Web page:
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Article

Thermal and Calorimetric Investigations of Some Phosphorus-Modified Chain Growth Polymers 1: Polymethyl Methacrylate

1
Institute of Sustainable Industries and Liveable Cities, Victoria University, P.O. Box 14428, Melbourne, VIC 8001, Australia
2
Belfast School of Architecture and the Built Environment, Ulster University, Newtownabbey BT37 0QB, UK
*
Author to whom correspondence should be addressed.
Polymers 2022, 14(7), 1447; https://doi.org/10.3390/polym14071447
Received: 22 February 2022 / Revised: 24 March 2022 / Accepted: 30 March 2022 / Published: 1 April 2022

Abstract

:
The thermal and calorimetric characterizations of polymethyl methacrylate-based polymers are reported in this paper. The modifying groups incorporated the phosphorus atom in various chemical environments, including oxidation states of III, or V. Both additive and reactive strategies were employed, where the loading of phosphorus was kept at 2 wt% in all cases. The plaques, obtained through the bulk polymerization route, were subjected to a variety of spectroscopic, thermal and combustion techniques. The results showed that the different modifying groups exerted varying nature, degrees and modes of combustion behaviors, which also included in some cases an additive, and even an antagonistic effect. In the case of covalently-bound phosphonate groups, early cracking of the pendent ester moieties was shown to produce phosphoric acid species, which in turn can act in the condensed phase. For the additives, such as phosphine and phosphine oxide, limited vapor-phase inhibition can be assumed to be operative.

1. Introduction

Polymethyl methacrylate (PMMA) is an important member of the class of acrylic polymers, which is also used widely for industrial and household purposes. It has excellent properties such as good transparency, high impact strength, relatively high resistance to chemical attack and weathering, and UV resistance [1,2]. Furthermore, copolymerization reactions of PMMA with other monomers can yield hybrid materials that often exhibit some additional and advantageous properties. In spite of the several desirable attributes of PMMA, the relatively high flammability is a serious problem that often limits its wider applicability as a versatile thermoplastic material. When subjected to an external heat flux, methacrylic polymers generally undergo extensive thermal degradation. This primarily occurs through depolymerisation of PMMA via the unzipping of the polymer chain, resulting in almost complete production of its monomer, methyl methacrylate [3,4,5].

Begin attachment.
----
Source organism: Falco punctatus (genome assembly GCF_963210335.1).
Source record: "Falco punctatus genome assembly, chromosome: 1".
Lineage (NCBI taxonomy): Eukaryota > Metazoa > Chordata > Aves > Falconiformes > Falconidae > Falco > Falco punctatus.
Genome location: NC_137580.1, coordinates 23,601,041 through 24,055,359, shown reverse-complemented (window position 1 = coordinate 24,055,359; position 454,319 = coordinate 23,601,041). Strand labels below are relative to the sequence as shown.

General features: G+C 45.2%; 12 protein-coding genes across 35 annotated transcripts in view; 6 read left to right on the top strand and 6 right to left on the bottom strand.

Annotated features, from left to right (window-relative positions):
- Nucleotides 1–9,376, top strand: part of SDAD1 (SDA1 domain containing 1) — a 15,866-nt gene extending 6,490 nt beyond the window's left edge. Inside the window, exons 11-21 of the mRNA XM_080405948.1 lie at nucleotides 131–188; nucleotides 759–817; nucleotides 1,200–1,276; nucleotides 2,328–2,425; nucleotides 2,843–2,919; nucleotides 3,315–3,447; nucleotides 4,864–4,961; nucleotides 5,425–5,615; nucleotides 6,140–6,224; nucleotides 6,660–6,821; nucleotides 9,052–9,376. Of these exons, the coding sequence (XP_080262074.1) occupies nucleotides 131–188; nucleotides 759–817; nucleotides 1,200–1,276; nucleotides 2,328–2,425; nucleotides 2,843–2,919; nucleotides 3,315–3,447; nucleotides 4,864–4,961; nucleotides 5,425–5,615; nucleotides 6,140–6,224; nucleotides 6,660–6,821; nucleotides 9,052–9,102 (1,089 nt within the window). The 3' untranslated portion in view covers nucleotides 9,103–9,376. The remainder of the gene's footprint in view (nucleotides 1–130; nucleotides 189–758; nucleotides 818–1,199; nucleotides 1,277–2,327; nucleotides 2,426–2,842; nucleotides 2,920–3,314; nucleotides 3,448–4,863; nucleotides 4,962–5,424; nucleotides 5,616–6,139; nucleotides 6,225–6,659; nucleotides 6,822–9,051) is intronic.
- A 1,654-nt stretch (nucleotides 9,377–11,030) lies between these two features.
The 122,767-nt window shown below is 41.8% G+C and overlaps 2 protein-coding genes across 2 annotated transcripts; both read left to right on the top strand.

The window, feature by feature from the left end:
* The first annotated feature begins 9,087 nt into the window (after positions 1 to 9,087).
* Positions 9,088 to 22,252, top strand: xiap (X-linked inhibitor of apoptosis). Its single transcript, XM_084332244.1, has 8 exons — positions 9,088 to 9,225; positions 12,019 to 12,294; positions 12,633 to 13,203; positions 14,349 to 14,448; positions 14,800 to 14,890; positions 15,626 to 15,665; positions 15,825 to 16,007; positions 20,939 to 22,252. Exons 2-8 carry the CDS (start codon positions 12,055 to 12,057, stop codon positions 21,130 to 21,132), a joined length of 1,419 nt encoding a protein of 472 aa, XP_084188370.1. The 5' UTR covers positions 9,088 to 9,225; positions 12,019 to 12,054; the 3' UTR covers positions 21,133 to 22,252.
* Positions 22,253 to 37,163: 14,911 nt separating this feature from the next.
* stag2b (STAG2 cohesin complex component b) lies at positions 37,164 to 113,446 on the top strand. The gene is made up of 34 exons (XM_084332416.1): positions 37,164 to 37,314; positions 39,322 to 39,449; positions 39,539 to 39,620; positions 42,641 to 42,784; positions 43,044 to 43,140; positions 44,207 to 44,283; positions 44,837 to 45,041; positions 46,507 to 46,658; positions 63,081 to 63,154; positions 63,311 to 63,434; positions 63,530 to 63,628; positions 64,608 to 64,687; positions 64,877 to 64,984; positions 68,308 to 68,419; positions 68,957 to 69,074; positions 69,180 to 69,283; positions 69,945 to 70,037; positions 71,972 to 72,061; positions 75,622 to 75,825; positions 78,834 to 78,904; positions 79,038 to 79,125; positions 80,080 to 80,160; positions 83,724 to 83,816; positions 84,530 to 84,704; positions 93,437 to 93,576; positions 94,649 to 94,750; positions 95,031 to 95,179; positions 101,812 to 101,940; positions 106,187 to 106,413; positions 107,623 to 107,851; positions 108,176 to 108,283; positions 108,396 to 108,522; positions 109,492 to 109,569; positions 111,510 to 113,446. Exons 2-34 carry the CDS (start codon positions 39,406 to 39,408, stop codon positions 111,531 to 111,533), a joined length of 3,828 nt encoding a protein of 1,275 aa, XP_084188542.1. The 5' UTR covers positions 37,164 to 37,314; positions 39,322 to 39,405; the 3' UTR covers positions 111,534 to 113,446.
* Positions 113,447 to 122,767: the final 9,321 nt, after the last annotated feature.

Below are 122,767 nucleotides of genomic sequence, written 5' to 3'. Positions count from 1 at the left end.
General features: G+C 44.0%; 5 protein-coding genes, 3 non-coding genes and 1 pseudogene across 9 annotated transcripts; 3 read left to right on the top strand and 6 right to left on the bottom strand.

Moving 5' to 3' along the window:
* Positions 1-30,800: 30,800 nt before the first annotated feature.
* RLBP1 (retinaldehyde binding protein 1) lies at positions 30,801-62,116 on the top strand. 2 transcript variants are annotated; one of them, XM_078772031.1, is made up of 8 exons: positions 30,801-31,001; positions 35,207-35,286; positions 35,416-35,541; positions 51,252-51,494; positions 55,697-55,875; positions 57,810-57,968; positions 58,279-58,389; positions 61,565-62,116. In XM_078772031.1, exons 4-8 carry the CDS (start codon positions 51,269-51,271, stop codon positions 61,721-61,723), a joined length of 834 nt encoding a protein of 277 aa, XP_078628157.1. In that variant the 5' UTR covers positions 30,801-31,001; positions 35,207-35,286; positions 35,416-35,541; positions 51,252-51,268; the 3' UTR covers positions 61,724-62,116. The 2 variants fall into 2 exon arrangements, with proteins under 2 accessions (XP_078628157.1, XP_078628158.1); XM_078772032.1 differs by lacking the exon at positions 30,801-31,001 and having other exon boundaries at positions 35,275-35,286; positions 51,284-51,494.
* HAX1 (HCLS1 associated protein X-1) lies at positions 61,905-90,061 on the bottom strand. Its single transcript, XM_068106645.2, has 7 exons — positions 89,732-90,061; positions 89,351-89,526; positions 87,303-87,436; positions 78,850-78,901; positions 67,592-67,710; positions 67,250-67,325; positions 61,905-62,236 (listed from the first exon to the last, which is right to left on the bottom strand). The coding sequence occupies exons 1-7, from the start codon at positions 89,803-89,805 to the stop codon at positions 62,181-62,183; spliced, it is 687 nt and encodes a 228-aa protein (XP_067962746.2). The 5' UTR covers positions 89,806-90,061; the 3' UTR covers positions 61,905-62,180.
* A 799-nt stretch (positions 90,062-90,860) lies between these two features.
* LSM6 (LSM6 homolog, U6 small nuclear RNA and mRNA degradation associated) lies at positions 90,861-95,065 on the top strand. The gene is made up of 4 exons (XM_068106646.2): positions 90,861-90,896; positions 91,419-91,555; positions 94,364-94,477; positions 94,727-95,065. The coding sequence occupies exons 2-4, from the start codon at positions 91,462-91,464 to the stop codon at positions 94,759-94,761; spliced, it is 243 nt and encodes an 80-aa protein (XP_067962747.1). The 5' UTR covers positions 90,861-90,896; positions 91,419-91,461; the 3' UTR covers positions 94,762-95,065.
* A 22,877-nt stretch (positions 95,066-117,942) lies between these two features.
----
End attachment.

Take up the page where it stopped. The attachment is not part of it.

Generally, at higher temperatures, a series of complex reactions also can take place, resulting in the formation of decomposition products such as butene, methacrylic acid anhydrides, etc. [6].
Given the inherent fire hazard associated with synthetic polymeric materials, there were several attempts to reduce the ignitability and fire growth of its finished products- here both the additive and reactive strategies were employed with varying degrees of success with different classes of polymers [7]. Generally, phosphorus-based fire retardants (FRs) and their combustion products are less toxic than the corresponding halogen-based ones [8,9]. Furthermore, a large number of these compounds are available with a difference in their chemical environments of the phosphorus atom [10]. The efficiency of phosphorus-containing compounds in the additive, as well as the reactive categories, is also well documented [10,11].
The efficiency of phosphorus-based compounds generally depends on several factors, such as the chemical environment and oxidation state of the P atom; volatility; nature of the decomposition products formed upon thermolysis; etc. [12,13,14]. These compounds when subjected to degradation are shown to produce substituted phosphoric acid species that could inhibit the combustion process in the condensed phase. The condensed-phase activity of phosphorus compounds, predominantly, involves char formation which in turn is facilitated by the dehydration of the polymeric structure leading to cyclization, cross-linking and aromatization/graphitization [10]. Cross-linking can be also induced by the decomposition by-products of the phosphorus compounds. Phosphorus compounds, depending on their chemical nature, can also exert a noticeable degree of vapour activity. Various types of chemical moieties (mainly oxygenated species), emanating from substituted phosphoric acid species in the vapour phase are also identified [15].